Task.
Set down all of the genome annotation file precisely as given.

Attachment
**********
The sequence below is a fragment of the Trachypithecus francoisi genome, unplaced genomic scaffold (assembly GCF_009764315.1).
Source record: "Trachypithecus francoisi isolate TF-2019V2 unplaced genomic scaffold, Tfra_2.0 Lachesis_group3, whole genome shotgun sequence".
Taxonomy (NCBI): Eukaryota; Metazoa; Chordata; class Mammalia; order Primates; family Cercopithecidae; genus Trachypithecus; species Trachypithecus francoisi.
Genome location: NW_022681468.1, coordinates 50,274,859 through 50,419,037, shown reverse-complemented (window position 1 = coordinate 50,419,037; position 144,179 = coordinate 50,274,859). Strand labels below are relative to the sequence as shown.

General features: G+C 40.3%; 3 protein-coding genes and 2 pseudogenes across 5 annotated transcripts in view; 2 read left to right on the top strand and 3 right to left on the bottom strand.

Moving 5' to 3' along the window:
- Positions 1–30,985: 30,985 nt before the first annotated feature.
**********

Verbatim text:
The sequence below is a fragment of the Trachypithecus francoisi genome, unplaced genomic scaffold (assembly GCF_009764315.1).
Source record: "Trachypithecus francoisi isolate TF-2019V2 unplaced genomic scaffold, Tfra_2.0 Lachesis_group3, whole genome shotgun sequence".
Taxonomy (NCBI): Eukaryota; Metazoa; Chordata; class Mammalia; order Primates; family Cercopithecidae; genus Trachypithecus; species Trachypithecus francoisi.
Genome location: NW_022681468.1, coordinates 50,274,859 through 50,419,037, shown reverse-complemented (window position 1 = coordinate 50,419,037; position 144,179 = coordinate 50,274,859). Strand labels below are relative to the sequence as shown.

General features: G+C 40.3%; 3 protein-coding genes and 2 pseudogenes across 5 annotated transcripts in view; 2 read left to right on the top strand and 3 right to left on the bottom strand.

Moving 5' to 3' along the window:
- Positions 1–30,985: 30,985 nt before the first annotated feature.